What if I’m not Enough?

Emma Louise Cheetham by Emma Louise Cheetham Additional Needs

Emma Louise Cheetham

Emma Louise Cheetham

I live in Stockport, UK. I have Borderline Personality Disorder and Generalised Anxiety Disorder. After years of therapy and getting back on my fee...

A few days ago, I was mindlessly scrolling through old videos and pictures on my phone whilst lay in bed, struggling to sleep after another day of the same routine.

I stumbled across a video of a three-month-old Jaxon. He was lay on his front, pushing himself up and holding his head up with a confidence that I don’t ever remember him having. I continued to scroll. There was another video of him doing much the same. Then another, only this time he was clearly moving his legs in a way that he was trying to gain some momentum to roll himself over.

Until that moment I hadn’t realised quite how much Jaxon has regressed. It’s been a gradual decline and I’ve been so busy with life that I’ve not noticed what is staring me right in the face. Jaxon’s development hasn’t progressed, if anything it has gone backwards.

I spent the next 90 minutes or so in floods of tears. I watched the videos over and over, like some sort of torturous routine that I couldn’t detract myself from. In that moment I was punishing myself and I don’t really know why.

“Where have I gone wrong?”

I was so angry with myself. “I should’ve tried harder. I should’ve done more” these were the thoughts that were racing through my mind that night.

“I’m not good enough” that’s right, I felt that I was not good enough to be Jaxon’s Mum. In all honesty if you were to ask me if I feel good enough now, I’d likely still tell you that no, I’m probably not good enough for him. My confidence is at an all-time low and I spend a lot of my time thinking I’m out of my depth.

I’m only too aware that I won’t be the only special needs parent, or even parent with those thoughts.

The reality is Jaxon has intractable epilepsy. He was diagnosed with infantile spasms a year ago and we never managed to gain control of them. He is now on three medications to try and get his seizures under control. Yes, that’s correct - THREE. Add into the mix he has a severe brain injury from birth that causes him to have extremely chaotic and disorganised brainwaves, there’s probably a lot more epileptic activity going on that I’m not even aware of. He has a movement disorder. He has ongoing feeding issues that we’re only just starting to get on top of. He has metabolic bone disease. He has a visual impairment.

If I’m honest with myself, I’m all too aware that all of these things were totally out of my control, I couldn’t have possibly done any more than I have to try and get these issues resolved. They’re also likely to be the main reasons that Jaxon’s development has regressed.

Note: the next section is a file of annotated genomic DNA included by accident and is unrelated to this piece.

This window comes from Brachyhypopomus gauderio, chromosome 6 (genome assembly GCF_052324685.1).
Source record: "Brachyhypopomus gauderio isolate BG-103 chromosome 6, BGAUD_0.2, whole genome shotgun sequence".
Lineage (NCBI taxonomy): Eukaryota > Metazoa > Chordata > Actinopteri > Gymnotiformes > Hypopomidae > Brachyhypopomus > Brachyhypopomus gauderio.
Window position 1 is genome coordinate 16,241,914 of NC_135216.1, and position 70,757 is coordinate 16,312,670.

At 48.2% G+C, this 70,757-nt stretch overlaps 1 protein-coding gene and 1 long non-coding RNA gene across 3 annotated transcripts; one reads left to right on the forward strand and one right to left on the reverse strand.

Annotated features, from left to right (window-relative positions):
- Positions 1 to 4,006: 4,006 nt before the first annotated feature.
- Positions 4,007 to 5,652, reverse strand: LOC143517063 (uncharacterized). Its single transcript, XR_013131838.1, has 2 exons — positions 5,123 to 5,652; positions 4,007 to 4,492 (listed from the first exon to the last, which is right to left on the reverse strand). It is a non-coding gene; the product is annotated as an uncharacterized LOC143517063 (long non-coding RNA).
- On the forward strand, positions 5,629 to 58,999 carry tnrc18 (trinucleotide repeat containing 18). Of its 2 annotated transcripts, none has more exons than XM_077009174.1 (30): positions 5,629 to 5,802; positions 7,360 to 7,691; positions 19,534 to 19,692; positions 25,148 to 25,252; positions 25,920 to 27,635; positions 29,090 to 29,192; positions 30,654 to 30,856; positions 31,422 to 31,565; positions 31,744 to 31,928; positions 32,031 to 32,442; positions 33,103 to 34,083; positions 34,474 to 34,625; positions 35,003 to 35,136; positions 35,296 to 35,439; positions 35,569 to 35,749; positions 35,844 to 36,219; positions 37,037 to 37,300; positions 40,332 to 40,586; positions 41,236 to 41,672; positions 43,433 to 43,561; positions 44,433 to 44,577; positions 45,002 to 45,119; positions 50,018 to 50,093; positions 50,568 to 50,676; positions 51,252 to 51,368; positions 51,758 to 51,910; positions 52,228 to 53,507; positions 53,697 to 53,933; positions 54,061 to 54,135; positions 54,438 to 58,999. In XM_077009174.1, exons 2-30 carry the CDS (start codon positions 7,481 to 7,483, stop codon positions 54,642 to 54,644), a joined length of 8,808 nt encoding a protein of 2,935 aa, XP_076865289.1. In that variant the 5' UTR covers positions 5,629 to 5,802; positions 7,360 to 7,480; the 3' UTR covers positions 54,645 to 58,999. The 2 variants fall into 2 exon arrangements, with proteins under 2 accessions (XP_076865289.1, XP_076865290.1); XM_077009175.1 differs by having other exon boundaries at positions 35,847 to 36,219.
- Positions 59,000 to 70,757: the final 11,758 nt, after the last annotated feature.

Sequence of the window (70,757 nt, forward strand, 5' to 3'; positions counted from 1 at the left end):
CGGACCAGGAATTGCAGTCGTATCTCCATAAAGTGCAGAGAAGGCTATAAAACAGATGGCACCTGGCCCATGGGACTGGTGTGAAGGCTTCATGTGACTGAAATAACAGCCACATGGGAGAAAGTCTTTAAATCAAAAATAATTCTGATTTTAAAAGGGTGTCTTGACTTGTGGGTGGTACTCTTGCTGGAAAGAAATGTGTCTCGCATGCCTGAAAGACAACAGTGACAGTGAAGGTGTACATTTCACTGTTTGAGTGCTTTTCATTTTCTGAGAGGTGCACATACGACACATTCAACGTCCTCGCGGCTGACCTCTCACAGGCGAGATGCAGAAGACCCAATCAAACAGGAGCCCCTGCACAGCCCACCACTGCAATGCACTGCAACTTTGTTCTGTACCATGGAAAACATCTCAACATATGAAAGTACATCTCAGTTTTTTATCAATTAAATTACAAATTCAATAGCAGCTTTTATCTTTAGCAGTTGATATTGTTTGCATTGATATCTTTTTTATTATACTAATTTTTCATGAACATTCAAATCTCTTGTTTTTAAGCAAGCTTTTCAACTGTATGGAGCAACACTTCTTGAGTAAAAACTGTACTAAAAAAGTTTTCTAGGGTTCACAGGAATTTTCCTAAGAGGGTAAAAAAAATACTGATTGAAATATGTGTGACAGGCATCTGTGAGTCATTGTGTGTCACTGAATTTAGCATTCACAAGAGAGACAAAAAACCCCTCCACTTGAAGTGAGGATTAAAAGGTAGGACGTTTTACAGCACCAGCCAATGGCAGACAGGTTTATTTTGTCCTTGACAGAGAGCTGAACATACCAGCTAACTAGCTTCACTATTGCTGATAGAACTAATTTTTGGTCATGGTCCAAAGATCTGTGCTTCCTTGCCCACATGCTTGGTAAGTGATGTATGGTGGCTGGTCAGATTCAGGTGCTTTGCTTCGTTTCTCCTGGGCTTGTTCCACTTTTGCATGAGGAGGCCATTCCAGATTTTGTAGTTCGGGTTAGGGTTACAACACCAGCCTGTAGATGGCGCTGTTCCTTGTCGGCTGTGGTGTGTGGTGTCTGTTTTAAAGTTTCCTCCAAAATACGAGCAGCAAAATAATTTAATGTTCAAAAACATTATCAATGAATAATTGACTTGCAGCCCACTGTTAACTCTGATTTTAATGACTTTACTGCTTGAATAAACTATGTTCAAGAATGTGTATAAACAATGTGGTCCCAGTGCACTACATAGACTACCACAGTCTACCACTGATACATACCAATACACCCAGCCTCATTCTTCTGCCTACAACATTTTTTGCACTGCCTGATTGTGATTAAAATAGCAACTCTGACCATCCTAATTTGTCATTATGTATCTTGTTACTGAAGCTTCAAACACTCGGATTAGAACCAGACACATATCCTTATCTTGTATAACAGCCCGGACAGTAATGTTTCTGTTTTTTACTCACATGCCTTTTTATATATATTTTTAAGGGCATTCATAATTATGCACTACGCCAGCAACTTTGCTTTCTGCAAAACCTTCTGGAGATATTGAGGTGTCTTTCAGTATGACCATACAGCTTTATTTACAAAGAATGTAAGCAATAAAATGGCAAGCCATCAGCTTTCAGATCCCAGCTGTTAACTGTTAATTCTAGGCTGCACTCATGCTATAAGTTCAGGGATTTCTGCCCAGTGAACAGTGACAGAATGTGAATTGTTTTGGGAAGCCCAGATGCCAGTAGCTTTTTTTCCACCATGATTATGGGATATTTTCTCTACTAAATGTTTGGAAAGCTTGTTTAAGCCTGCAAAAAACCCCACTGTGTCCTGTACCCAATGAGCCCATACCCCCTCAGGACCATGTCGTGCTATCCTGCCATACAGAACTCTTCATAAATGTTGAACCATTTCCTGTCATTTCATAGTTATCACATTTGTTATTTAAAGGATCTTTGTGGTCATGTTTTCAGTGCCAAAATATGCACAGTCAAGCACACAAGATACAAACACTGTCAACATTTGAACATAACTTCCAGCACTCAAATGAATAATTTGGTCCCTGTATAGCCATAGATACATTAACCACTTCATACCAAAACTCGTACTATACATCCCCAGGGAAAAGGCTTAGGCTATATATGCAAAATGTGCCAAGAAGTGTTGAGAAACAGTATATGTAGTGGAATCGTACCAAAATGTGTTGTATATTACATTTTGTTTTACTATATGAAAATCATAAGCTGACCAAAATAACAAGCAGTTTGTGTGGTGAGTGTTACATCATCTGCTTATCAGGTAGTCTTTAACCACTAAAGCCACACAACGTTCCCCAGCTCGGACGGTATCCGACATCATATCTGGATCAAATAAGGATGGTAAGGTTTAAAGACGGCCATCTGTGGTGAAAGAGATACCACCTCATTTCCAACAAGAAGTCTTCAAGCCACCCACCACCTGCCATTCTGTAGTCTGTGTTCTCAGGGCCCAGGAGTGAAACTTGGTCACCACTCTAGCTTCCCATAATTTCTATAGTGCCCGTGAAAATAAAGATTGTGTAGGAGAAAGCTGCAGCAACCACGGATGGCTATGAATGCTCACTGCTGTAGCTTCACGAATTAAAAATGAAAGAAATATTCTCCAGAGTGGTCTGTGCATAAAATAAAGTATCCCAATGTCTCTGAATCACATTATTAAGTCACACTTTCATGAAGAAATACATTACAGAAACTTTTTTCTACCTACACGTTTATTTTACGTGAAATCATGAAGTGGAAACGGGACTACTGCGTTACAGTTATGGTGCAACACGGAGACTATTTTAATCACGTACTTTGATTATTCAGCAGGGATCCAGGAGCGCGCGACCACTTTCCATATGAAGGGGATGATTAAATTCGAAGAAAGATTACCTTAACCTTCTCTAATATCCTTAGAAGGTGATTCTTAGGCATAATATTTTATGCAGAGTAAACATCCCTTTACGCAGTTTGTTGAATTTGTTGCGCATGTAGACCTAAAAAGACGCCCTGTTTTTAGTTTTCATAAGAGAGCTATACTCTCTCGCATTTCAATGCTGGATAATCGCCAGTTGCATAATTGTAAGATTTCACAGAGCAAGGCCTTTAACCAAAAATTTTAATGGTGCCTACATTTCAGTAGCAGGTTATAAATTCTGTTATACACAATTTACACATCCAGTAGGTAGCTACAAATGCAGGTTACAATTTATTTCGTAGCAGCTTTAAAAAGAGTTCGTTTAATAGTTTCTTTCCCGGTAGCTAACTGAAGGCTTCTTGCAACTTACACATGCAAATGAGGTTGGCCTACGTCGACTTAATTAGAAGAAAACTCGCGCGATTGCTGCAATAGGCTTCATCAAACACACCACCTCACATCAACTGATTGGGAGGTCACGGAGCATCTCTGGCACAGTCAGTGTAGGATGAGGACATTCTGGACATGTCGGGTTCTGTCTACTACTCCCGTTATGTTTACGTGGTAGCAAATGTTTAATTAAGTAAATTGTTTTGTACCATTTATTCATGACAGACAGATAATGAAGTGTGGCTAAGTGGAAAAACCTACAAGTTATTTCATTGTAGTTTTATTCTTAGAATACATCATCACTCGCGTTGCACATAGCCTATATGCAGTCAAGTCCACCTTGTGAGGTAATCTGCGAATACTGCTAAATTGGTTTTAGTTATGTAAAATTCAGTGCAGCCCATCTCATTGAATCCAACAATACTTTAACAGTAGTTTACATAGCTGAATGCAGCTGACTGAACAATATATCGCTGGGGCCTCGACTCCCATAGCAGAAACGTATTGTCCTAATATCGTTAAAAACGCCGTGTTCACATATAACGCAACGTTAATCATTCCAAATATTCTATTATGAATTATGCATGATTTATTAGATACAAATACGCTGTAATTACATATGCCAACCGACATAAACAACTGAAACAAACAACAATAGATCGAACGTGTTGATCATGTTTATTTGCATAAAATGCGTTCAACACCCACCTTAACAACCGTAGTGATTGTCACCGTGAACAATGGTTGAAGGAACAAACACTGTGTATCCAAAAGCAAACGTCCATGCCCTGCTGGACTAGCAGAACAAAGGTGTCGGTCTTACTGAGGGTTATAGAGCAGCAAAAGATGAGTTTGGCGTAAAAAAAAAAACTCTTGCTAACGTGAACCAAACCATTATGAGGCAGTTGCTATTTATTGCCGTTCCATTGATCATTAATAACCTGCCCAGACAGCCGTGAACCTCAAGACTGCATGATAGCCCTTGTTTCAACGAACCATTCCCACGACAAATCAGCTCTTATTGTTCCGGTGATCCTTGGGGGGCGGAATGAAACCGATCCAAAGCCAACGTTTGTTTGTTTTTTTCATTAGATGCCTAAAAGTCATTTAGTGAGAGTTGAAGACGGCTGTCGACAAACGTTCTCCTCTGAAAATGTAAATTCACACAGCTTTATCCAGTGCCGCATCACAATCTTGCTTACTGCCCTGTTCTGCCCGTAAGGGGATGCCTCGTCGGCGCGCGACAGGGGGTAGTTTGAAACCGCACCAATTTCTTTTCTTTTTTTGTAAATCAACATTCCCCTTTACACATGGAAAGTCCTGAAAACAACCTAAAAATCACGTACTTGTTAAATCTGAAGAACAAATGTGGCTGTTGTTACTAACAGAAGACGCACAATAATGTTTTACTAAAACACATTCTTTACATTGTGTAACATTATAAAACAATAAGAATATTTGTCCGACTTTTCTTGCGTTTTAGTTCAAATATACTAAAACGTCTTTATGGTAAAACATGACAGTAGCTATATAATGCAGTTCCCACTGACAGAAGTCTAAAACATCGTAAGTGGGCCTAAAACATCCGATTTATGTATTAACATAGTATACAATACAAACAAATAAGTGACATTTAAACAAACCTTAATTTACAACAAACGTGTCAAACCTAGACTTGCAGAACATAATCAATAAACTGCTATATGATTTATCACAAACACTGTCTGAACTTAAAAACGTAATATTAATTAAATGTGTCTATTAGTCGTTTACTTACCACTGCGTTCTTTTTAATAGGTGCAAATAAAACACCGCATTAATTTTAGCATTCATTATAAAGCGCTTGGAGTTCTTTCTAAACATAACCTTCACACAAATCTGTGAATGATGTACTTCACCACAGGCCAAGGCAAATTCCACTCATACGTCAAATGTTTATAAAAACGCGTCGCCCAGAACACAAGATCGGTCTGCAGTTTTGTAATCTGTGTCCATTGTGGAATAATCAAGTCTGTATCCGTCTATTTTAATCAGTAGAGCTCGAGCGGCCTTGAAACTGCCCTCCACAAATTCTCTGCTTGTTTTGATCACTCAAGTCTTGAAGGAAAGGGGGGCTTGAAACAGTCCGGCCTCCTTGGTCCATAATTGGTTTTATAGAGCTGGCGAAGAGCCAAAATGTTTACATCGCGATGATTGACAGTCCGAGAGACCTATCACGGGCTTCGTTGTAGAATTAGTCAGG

So why am I questioning if I am enough?

Why am I having these fleeting moments telling myself that I am not enough, not even close? Why am I punishing myself? Why am I spending hours upon hours torturing myself?

I’m not sure. Maybe it’s part of the ongoing process of coming to terms with how life looks now compared to what I imagined almost two years ago. It’s a journey and there’s no real destination in sight, we just navigate our way through a field of unknowns, looking for ways to resolve challenges however we can.

So how did I overcome these feelings? The reality is I haven’t. I’m still battling an unhelpful and damaging daily internal dialogue. I’m still feeling that I should’ve done more when Jaxon was younger. There’s little I can do to get away from these feelings. I thought to myself, if I’m struggling with thoughts like these then it’s possible those closest to me are struggling too. Not with the same feelings of course, but with their own internal dialogue throwing unhelpful thoughts at them. I quickly realised that those in my life are probably quietly waging wars with their own minds, their own insecurities and their own troubles.

I’m a fixer. I always have been. I like to make people smile.

So, I did a spot of online shopping and sent some surprise gifts to those closest to me, particularly those who have helped to carry me through the last very difficult few months. Not only would it hopefully help make them smile, it made me feel good. It distracted me from that unhelpful internal voice that I am desperate to remove yet that I’m struggling to even quieten at this moment in time.

As the thank yous started rolling in over the next few days, little did those who were thanking me realise that I was so much more thankful to them than I could ever express. Thankful for them listening to me. Thankful for their reassurance, their friendship, their kindness, their love. Thankful for them standing by me and just being the people that they are. For a moment I was able to make them smile with a small random act of kindness but that is nothing in comparison for what they have done and continue to do for me.


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